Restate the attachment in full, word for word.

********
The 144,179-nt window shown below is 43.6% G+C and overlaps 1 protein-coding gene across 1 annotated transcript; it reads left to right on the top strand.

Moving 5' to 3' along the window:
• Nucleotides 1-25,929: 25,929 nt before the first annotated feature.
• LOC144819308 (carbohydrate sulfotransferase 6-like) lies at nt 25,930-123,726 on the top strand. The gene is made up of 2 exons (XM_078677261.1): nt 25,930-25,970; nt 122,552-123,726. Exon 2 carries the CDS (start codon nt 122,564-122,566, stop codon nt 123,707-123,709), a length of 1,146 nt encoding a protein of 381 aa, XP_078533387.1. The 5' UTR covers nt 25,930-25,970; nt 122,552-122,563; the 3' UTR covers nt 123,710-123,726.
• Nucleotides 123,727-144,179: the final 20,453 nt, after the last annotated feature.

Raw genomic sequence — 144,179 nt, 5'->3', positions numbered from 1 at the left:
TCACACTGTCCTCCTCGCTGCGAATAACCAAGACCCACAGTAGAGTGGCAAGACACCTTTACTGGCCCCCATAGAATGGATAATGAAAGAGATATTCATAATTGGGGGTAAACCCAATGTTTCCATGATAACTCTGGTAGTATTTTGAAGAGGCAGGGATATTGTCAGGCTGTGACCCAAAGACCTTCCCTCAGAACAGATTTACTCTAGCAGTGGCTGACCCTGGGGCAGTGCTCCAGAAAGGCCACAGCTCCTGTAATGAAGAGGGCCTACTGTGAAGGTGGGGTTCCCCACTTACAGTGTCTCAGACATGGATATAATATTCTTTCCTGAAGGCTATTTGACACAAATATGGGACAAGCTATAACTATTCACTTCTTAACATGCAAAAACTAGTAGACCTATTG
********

The 144,179-nt window shown below is 43.6% G+C and overlaps 1 protein-coding gene across 1 annotated transcript; it reads left to right on the top strand.

Moving 5' to 3' along the window:
• Nucleotides 1-25,929: 25,929 nt before the first annotated feature.
• LOC144819308 (carbohydrate sulfotransferase 6-like) lies at nt 25,930-123,726 on the top strand. The gene is made up of 2 exons (XM_078677261.1): nt 25,930-25,970; nt 122,552-123,726. Exon 2 carries the CDS (start codon nt 122,564-122,566, stop codon nt 123,707-123,709), a length of 1,146 nt encoding a protein of 381 aa, XP_078533387.1. The 5' UTR covers nt 25,930-25,970; nt 122,552-122,563; the 3' UTR covers nt 123,710-123,726.
• Nucleotides 123,727-144,179: the final 20,453 nt, after the last annotated feature.

Raw genomic sequence — 144,179 nt, 5'->3', positions numbered from 1 at the left:
TCACACTGTCCTCCTCGCTGCGAATAACCAAGACCCACAGTAGAGTGGCAAGACACCTTTACTGGCCCCCATAGAATGGATAATGAAAGAGATATTCATAATTGGGGGTAAACCCAATGTTTCCATGATAACTCTGGTAGTATTTTGAAGAGGCAGGGATATTGTCAGGCTGTGACCCAAAGACCTTCCCTCAGAACAGATTTACTCTAGCAGTGGCTGACCCTGGGGCAGTGCTCCAGAAAGGCCACAGCTCCTGTAATGAAGAGGGCCTACTGTGAAGGTGGGGTTCCCCACTTACAGTGTCTCAGACATGGATATAATATTCTTTCCTGAAGGCTATTTGACACAAATATGGGACAAGCTATAACTATTCACTTCTTAACATGCAAAAACTAGTAGACCTATTG